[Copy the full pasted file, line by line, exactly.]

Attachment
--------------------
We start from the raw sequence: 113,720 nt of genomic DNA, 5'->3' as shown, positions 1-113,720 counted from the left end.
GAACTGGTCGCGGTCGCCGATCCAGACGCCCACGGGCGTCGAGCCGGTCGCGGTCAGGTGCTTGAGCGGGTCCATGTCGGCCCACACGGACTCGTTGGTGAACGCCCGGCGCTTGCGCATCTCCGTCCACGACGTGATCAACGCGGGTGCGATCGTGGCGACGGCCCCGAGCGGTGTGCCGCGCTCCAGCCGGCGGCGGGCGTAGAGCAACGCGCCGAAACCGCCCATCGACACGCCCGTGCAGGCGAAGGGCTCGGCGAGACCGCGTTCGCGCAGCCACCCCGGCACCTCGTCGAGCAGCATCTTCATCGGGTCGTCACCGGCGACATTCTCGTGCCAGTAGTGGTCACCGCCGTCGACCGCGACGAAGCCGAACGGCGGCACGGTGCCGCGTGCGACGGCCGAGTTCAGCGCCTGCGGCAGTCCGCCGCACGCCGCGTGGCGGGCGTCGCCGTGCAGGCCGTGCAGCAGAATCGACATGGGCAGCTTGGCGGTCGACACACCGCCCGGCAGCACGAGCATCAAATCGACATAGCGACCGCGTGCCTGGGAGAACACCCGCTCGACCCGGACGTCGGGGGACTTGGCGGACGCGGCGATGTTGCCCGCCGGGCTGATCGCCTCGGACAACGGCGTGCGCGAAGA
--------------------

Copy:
We start from the raw sequence: 113,720 nt of genomic DNA, 5'->3' as shown, positions 1-113,720 counted from the left end.
GAACTGGTCGCGGTCGCCGATCCAGACGCCCACGGGCGTCGAGCCGGTCGCGGTCAGGTGCTTGAGCGGGTCCATGTCGGCCCACACGGACTCGTTGGTGAACGCCCGGCGCTTGCGCATCTCCGTCCACGACGTGATCAACGCGGGTGCGATCGTGGCGACGGCCCCGAGCGGTGTGCCGCGCTCCAGCCGGCGGCGGGCGTAGAGCAACGCGCCGAAACCGCCCATCGACACGCCCGTGCAGGCGAAGGGCTCGGCGAGACCGCGTTCGCGCAGCCACCCCGGCACCTCGTCGAGCAGCATCTTCATCGGGTCGTCACCGGCGACATTCTCGTGCCAGTAGTGGTCACCGCCGTCGACCGCGACGAAGCCGAACGGCGGCACGGTGCCGCGTGCGACGGCCGAGTTCAGCGCCTGCGGCAGTCCGCCGCACGCCGCGTGGCGGGCGTCGCCGTGCAGGCCGTGCAGCAGAATCGACATGGGCAGCTTGGCGGTCGACACACCGCCCGGCAGCACGAGCATCAAATCGACATAGCGACCGCGTGCCTGGGAGAACACCCGCTCGACCCGGACGTCGGGGGACTTGGCGGACGCGGCGATGTTGCCCGCCGGGCTGATCGCCTCGGACAACGGCGTGCGCGAAGA